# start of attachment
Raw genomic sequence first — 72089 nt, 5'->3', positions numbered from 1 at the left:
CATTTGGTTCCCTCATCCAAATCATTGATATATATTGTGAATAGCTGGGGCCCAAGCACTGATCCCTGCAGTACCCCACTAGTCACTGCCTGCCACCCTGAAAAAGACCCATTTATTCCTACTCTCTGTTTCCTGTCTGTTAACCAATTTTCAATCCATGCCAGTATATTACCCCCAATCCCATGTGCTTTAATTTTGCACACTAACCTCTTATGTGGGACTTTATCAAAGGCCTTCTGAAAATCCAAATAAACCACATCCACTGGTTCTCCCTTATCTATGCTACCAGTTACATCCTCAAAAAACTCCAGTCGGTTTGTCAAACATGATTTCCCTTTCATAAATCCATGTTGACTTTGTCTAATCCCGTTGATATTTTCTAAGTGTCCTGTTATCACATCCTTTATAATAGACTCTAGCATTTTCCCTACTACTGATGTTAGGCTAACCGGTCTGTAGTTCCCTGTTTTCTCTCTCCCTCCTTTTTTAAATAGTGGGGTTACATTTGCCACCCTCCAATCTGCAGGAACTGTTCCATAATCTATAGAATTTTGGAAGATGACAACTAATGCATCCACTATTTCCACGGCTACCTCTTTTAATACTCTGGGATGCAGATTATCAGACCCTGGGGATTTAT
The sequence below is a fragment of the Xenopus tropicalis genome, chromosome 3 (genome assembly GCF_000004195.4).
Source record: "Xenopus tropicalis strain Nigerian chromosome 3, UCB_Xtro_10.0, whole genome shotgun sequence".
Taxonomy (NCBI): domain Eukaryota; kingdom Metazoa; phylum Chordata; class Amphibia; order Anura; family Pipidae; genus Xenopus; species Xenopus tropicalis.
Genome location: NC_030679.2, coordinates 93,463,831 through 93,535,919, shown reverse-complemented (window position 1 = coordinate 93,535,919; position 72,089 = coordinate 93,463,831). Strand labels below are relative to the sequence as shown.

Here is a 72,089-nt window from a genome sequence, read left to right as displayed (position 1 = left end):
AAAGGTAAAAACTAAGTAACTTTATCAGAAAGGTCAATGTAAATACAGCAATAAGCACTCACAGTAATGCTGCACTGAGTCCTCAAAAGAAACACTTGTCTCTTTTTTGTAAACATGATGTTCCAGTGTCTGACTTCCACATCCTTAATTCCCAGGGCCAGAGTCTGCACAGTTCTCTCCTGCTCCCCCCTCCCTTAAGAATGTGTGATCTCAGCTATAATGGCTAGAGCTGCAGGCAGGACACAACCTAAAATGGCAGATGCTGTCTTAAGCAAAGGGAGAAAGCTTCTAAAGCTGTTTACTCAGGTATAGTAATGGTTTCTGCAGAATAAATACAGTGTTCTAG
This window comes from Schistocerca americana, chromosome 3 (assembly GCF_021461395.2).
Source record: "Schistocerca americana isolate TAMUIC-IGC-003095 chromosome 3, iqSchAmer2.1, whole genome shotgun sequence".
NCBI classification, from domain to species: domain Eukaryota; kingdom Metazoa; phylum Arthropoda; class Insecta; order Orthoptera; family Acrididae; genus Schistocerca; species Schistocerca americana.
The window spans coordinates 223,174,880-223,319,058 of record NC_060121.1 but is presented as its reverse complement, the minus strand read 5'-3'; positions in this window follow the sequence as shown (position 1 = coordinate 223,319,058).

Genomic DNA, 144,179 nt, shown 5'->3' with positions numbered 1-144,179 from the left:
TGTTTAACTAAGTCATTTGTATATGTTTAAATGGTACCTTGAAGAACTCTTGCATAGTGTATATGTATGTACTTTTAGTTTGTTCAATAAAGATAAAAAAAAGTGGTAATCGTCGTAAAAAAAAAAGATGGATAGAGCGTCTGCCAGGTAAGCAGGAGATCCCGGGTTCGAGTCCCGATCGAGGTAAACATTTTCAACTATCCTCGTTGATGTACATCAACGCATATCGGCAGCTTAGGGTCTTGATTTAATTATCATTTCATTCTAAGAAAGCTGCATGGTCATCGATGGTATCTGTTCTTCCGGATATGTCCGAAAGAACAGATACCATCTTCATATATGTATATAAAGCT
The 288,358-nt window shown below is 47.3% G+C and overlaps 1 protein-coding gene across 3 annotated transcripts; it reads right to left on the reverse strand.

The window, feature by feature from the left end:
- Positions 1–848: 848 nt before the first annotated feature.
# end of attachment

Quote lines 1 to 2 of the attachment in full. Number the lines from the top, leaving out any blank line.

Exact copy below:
Raw genomic sequence first — 72089 nt, 5'->3', positions numbered from 1 at the left:
CATTTGGTTCCCTCATCCAAATCATTGATATATATTGTGAATAGCTGGGGCCCAAGCACTGATCCCTGCAGTACCCCACTAGTCACTGCCTGCCACCCTGAAAAAGACCCATTTATTCCTACTCTCTGTTTCCTGTCTGTTAACCAATTTTCAATCCATGCCAGTATATTACCCCCAATCCCATGTGCTTTAATTTTGCACACTAACCTCTTATGTGGGACTTTATCAAAGGCCTTCTGAAAATCCAAATAAACCACATCCACTGGTTCTCCCTTATCTATGCTACCAGTTACATCCTCAAAAAACTCCAGTCGGTTTGTCAAACATGATTTCCCTTTCATAAATCCATGTTGACTTTGTCTAATCCCGTTGATATTTTCTAAGTGTCCTGTTATCACATCCTTTATAATAGACTCTAGCATTTTCCCTACTACTGATGTTAGGCTAACCGGTCTGTAGTTCCCTGTTTTCTCTCTCCCTCCTTTTTTAAATAGTGGGGTTACATTTGCCACCCTCCAATCTGCAGGAACTGTTCCATAATCTATAGAATTTTGGAAGATGACAACTAATGCATCCACTATTTCCACGGCTACCTCTTTTAATACTCTGGGATGCAGATTATCAGACCCTGGGGATTTAT